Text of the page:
But surely there comes a point when you say, "OK this is nuts, that's enough" 

For those still clinging to the idea that Boris Johnson is doing a good job, how can you read that headline above (specially selected from a rabble rousing right wing red top) and not have your brain try to escape from your head? 

You can't read that and hang on to, "It's too early to make international comparisons" or, "You can't compare as the UK's population is much denser" or "We're the only people accurately recording our death rates, the others are hiding things".

That's some fairly extreme mental gymnastics. If you have to create an alternate universe in your head where simple rules of mathematics no longer apply and the entire world is engaged in a conspiracy against the plucky Brits, who are the last bastion of truth and decency...

Then you deserve this bloody shambles of a government. Better still, why not buy some cammo gear and an assault rifle and move to America. You'll fit right in.

I gave up on Labour less than a week after Corbyn took over and he never saw power. These guys are letting people die.

Thursday, 27 February 2020

The Endarkenment II: Ideological trench warfare

One of the things that working with Dr. Caroline Whalley has taught me is the value of revisiting old ideas. The below are ideas for a think piece I put together for the Times Ed just over a year ago that got forgotten about and never saw the light of day. Although the angle on the ideas is now 'out of time', in that the parallels with WWI don't work, the ideas are still relevant.

Ideological trench warfare
December 2018

More than a century after the end of the, “War to end all wars” it is alarming to note the increase in trench warfare. Although today’s trenches are metaphorical, the degree to which political debate has descended to the defence of positions in defiance of reason is entirely analogous. We no longer sacrifice the youth of a continent in the mud of no man’s land, we merely sacrifice truth and morality in the grime of ignorance, dishonesty and self-interest.

That’s a grandiose opening. How the hell am I going to relate this to the UK’s education sector? Well, if we wish to save the enlightenment, we need to get out of our trenches. To get out of them, we need to recognise that we are all digging them.

Ideological Trench #1 - There is never enough money
There will never be enough money to provide the quality and diversity of education that most educators believe all children deserve. But if the noise in the sector is anything to go by, we are about to compound this problem by having a big fight about funding when no-one has any money.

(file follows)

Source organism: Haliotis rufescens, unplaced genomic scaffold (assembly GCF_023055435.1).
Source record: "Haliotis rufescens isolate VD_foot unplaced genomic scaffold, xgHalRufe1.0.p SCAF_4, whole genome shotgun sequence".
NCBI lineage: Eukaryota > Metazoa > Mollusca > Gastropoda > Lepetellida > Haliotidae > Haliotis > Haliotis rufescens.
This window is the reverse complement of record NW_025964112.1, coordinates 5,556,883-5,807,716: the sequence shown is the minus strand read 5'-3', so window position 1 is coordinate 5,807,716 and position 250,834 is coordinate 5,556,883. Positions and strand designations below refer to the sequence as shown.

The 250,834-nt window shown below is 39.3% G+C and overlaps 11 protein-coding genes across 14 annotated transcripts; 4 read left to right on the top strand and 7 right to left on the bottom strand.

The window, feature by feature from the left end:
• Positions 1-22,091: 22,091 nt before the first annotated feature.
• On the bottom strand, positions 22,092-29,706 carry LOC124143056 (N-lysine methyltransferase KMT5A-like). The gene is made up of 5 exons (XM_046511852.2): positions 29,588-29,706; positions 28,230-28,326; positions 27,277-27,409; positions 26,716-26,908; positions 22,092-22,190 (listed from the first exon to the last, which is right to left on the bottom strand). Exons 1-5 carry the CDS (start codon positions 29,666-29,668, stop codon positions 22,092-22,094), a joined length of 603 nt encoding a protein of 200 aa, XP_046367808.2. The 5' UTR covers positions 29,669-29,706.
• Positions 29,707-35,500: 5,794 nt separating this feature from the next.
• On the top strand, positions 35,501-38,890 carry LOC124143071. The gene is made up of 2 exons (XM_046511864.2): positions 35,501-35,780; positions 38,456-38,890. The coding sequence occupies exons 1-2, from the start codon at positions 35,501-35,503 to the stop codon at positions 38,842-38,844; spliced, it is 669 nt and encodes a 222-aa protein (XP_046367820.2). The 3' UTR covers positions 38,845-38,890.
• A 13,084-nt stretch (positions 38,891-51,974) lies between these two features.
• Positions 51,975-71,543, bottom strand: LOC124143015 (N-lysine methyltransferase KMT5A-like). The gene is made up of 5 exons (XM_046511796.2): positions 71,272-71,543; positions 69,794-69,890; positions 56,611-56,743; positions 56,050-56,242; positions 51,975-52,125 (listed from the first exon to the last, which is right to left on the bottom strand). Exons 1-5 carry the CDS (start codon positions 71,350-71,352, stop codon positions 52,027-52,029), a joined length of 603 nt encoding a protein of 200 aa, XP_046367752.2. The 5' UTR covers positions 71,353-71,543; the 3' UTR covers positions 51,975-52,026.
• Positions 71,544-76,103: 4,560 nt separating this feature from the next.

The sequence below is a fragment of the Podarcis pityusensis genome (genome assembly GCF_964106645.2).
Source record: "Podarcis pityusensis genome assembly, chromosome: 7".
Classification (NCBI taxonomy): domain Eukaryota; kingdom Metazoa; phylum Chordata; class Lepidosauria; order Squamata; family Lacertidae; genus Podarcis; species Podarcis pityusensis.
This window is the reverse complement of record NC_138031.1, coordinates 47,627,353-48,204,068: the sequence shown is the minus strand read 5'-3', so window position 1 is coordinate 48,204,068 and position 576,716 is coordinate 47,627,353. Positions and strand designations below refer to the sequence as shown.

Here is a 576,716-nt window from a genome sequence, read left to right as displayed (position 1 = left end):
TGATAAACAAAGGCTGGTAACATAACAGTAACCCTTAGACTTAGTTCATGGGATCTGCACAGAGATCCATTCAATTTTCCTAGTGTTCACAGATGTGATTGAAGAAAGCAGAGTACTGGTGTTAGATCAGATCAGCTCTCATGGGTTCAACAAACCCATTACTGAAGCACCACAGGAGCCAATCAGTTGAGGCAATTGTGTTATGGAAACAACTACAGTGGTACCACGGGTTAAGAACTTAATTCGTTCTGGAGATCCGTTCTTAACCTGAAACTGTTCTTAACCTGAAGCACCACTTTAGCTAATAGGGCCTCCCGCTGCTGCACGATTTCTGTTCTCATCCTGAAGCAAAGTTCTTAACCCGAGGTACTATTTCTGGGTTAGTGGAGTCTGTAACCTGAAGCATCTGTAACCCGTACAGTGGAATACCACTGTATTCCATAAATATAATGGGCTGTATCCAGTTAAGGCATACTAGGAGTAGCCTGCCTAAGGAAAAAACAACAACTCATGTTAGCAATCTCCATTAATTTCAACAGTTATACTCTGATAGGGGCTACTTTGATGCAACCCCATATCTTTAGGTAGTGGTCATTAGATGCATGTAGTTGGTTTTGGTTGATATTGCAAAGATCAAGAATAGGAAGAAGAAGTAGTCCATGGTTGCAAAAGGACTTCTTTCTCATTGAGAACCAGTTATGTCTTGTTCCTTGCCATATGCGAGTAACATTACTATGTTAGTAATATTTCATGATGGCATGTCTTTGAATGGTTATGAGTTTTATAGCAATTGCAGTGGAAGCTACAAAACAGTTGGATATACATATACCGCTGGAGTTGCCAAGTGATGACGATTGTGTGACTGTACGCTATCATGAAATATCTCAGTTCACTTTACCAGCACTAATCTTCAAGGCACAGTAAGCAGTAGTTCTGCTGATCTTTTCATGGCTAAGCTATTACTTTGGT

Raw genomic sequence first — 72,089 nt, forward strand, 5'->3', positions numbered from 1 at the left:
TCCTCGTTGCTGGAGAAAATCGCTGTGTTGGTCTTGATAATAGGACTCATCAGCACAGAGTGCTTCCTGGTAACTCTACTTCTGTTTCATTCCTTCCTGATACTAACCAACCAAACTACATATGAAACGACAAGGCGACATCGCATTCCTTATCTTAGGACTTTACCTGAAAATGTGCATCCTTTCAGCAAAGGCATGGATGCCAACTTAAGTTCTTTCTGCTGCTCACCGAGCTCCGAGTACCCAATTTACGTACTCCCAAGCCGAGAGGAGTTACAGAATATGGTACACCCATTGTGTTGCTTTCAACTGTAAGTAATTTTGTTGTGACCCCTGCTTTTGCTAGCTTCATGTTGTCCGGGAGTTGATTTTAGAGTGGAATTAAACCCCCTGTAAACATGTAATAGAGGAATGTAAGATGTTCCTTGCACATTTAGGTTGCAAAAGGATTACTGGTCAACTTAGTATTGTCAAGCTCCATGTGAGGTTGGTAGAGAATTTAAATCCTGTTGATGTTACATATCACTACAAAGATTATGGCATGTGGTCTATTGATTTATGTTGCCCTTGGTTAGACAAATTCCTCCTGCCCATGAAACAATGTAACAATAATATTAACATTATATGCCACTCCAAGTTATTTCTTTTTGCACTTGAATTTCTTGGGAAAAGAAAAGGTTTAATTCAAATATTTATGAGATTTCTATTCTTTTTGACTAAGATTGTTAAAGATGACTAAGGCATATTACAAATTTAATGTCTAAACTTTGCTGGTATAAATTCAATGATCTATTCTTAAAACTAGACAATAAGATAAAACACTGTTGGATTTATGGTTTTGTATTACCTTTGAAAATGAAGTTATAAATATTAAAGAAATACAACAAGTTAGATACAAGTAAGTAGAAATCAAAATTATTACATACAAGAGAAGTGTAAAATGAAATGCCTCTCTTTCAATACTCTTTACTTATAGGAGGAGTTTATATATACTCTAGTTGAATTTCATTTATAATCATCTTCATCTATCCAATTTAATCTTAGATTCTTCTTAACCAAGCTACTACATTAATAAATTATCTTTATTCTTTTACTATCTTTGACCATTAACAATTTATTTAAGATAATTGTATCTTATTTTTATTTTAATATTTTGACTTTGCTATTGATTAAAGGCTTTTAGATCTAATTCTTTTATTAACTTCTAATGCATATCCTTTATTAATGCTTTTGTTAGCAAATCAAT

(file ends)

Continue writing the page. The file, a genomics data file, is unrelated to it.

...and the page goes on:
It is disingenuous of the government to maintain its current position that we currently spend more on education than we ever have or that per pupil funding is more than twice what it was in 2010. Yes, we do spend more in total but only because there are more children in school than ever. Yes, it is true that we spend more per pupil than in 2000 but unfortunately it is also true that we spend less per pupil in real terms than we did in 2010.

But for the unions to choose now to fight this battle is equally disingenuous. The impact of Brexit is guaranteed to be negative on the public purse, the only thing that is unsure is how big the ensuing recession will be. This is a pointless fight unless someone wants to make a big political leap and reallocate money from the Defence, Environment or Justice departments to education, which I suspect is not on the cards.

If we reframe the question as, “Can we find efficiencies in education without sacrificing pupil outcomes or breaking teachers?”, then we might get somewhere. And in the spirit of getting out of my trench I will venture that this is what Lord Agnew was trying to say, albeit failing gloriously, when he recently bet the profession a bottle of champagne that he and his team could find savings in any school. But it should go both ways, I bet I could find efficiencies in the DfE and ESFA and I wouldn’t need a team to help me find them. You could start with regulatory overlap and the duplication of audit and ESFA costs.

Ideological Trench #2 - Burn the straw men
If I may be permitted to mangle a metaphor, ‘The Blob’ was a straw man. Together with ‘the enemies of promise’ it was the exaggeration of an opposed position for rhetorical purposes. The Blob didn’t actually exist any more than evil Tories slashing funding for education exist. The problem with using straw men in debates is that we end up fighting enemies who simply aren’t there. They also antagonise those with whom one might otherwise work to improve a system.